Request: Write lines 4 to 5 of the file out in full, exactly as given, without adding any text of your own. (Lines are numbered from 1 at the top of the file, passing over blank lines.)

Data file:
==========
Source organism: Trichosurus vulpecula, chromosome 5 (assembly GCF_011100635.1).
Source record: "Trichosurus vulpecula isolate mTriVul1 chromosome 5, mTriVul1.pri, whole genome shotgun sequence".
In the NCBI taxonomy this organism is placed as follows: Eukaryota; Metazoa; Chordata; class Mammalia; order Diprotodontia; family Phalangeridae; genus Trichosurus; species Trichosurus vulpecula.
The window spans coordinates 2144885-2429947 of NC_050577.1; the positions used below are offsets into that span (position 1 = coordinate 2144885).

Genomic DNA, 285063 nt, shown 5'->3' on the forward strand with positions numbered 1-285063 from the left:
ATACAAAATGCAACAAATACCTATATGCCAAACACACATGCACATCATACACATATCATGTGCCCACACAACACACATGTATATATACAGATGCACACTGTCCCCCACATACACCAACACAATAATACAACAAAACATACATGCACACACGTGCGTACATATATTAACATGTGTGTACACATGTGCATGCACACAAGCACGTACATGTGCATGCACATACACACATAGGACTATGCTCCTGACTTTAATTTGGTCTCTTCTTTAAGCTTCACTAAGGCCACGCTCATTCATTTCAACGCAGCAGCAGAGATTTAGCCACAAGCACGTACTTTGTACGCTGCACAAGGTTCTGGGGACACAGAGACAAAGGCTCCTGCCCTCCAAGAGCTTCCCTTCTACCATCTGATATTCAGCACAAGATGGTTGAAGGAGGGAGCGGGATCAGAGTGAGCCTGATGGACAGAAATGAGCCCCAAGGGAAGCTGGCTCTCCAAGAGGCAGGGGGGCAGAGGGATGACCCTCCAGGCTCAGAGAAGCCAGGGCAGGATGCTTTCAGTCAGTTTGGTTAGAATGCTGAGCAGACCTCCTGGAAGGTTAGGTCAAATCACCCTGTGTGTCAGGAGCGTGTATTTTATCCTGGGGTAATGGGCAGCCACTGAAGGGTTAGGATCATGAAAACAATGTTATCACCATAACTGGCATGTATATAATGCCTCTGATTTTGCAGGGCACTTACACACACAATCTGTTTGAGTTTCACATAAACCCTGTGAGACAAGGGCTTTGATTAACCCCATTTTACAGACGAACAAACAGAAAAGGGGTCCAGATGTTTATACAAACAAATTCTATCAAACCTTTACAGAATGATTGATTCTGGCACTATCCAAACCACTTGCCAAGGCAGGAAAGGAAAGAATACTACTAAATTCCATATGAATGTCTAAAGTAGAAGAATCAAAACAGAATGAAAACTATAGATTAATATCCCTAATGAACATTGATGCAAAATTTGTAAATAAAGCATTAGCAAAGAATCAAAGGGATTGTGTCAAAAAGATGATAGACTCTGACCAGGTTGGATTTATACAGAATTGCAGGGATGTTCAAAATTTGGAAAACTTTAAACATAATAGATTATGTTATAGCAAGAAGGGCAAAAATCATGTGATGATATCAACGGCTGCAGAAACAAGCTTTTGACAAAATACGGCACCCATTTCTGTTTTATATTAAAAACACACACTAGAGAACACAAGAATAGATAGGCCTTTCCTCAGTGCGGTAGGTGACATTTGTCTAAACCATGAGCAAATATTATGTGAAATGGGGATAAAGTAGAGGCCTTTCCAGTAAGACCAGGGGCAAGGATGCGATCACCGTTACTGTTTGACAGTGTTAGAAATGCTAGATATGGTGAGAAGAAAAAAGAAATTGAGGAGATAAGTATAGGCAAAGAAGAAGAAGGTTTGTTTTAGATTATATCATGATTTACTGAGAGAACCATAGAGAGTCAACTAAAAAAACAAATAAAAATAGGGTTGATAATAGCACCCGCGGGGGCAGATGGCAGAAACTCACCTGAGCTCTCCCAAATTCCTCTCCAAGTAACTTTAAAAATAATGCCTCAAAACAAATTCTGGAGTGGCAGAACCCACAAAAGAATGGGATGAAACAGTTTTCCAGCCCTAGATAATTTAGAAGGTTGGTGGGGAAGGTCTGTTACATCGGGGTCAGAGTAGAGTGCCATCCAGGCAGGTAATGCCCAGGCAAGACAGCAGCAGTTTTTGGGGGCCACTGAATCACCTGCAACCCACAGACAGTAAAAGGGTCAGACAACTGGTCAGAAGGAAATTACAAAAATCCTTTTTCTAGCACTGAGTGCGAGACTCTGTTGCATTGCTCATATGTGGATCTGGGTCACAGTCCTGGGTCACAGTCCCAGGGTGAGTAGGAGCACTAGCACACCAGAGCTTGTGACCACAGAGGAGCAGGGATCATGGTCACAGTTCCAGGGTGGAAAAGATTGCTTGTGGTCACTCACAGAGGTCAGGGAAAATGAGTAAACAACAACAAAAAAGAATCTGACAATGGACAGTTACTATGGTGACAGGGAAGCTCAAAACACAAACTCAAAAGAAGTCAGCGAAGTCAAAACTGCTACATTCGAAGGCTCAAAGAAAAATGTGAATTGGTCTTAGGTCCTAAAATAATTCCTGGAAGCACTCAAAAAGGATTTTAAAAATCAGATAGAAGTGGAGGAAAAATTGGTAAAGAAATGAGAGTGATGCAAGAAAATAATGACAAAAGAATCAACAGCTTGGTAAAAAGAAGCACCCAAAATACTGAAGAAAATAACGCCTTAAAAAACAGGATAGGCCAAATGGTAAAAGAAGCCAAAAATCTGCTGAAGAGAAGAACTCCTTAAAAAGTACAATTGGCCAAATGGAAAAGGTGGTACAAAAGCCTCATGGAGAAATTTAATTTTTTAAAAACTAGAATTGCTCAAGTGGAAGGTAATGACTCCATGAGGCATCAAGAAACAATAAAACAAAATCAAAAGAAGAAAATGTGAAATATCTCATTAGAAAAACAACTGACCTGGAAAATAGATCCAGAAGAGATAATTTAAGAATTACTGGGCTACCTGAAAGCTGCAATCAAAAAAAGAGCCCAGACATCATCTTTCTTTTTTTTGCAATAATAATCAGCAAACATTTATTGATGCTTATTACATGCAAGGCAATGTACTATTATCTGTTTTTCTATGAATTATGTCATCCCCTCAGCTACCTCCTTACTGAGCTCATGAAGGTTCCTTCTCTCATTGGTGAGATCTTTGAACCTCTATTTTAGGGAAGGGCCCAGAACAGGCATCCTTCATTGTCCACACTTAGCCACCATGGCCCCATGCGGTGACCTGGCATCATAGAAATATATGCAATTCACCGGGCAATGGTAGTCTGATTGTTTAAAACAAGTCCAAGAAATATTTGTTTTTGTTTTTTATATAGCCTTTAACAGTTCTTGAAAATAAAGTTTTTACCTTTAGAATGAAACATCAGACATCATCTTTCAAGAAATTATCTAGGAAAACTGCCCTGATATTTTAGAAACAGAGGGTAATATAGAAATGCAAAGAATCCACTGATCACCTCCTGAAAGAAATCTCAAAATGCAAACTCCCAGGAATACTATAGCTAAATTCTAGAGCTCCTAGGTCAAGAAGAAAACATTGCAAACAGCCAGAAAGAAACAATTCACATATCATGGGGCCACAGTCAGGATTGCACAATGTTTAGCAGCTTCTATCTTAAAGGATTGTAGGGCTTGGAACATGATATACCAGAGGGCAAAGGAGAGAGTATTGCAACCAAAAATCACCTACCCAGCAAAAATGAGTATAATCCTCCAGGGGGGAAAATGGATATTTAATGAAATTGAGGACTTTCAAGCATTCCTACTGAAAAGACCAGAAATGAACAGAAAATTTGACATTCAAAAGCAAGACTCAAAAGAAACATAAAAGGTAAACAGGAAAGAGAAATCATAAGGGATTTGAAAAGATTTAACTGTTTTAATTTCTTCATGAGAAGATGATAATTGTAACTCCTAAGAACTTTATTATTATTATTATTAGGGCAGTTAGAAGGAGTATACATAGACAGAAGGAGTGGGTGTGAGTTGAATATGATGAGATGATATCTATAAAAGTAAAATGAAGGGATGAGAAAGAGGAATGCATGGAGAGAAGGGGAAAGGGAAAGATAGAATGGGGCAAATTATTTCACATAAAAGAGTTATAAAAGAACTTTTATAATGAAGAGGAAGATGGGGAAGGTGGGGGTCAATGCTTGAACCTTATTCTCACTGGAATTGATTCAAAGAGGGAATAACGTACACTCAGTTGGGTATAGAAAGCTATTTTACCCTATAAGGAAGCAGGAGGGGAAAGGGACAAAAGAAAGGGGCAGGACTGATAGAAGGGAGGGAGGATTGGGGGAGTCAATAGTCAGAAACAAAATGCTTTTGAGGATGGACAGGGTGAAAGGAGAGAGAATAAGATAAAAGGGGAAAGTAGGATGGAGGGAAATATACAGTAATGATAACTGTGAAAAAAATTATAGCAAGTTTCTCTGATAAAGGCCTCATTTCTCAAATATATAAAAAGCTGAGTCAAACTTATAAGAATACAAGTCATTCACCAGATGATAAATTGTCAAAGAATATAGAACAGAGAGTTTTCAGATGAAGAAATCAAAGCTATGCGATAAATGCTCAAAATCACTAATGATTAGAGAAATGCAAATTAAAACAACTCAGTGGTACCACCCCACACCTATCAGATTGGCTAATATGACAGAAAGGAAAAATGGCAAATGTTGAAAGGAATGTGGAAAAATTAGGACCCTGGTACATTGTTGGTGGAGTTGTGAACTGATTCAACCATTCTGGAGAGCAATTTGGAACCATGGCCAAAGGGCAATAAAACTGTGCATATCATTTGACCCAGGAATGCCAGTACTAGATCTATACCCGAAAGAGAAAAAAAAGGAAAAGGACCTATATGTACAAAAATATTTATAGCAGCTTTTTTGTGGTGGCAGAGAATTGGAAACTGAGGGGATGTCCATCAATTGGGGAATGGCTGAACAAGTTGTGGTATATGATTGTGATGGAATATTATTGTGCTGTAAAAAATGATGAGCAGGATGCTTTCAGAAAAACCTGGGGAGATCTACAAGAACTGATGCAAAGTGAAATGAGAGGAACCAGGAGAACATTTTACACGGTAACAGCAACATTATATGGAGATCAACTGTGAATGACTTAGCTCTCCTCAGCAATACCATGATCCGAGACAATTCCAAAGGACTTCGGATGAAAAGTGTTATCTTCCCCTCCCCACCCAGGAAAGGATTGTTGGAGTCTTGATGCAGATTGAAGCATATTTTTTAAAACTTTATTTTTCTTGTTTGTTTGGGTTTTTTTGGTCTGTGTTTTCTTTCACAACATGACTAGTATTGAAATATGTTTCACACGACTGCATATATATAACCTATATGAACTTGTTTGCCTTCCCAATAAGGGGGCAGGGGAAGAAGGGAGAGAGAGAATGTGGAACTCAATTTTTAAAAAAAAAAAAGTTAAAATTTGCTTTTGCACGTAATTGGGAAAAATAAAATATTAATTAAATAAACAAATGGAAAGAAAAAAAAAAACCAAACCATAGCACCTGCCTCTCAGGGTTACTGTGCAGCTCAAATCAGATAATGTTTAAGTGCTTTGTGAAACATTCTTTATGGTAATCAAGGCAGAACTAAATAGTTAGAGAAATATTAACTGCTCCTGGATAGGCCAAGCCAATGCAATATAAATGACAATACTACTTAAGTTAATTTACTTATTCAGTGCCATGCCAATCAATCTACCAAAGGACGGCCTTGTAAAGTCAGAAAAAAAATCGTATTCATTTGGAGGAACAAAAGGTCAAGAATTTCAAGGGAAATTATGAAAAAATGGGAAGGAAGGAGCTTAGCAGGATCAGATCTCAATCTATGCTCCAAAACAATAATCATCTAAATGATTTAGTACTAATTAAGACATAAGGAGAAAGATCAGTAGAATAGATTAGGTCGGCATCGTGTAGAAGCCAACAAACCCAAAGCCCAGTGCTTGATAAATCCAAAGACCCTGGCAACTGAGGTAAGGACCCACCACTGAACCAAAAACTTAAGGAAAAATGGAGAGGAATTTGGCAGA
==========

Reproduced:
The window spans coordinates 2144885-2429947 of NC_050577.1; the positions used below are offsets into that span (position 1 = coordinate 2144885).

Genomic DNA, 285063 nt, shown 5'->3' on the forward strand with positions numbered 1-285063 from the left: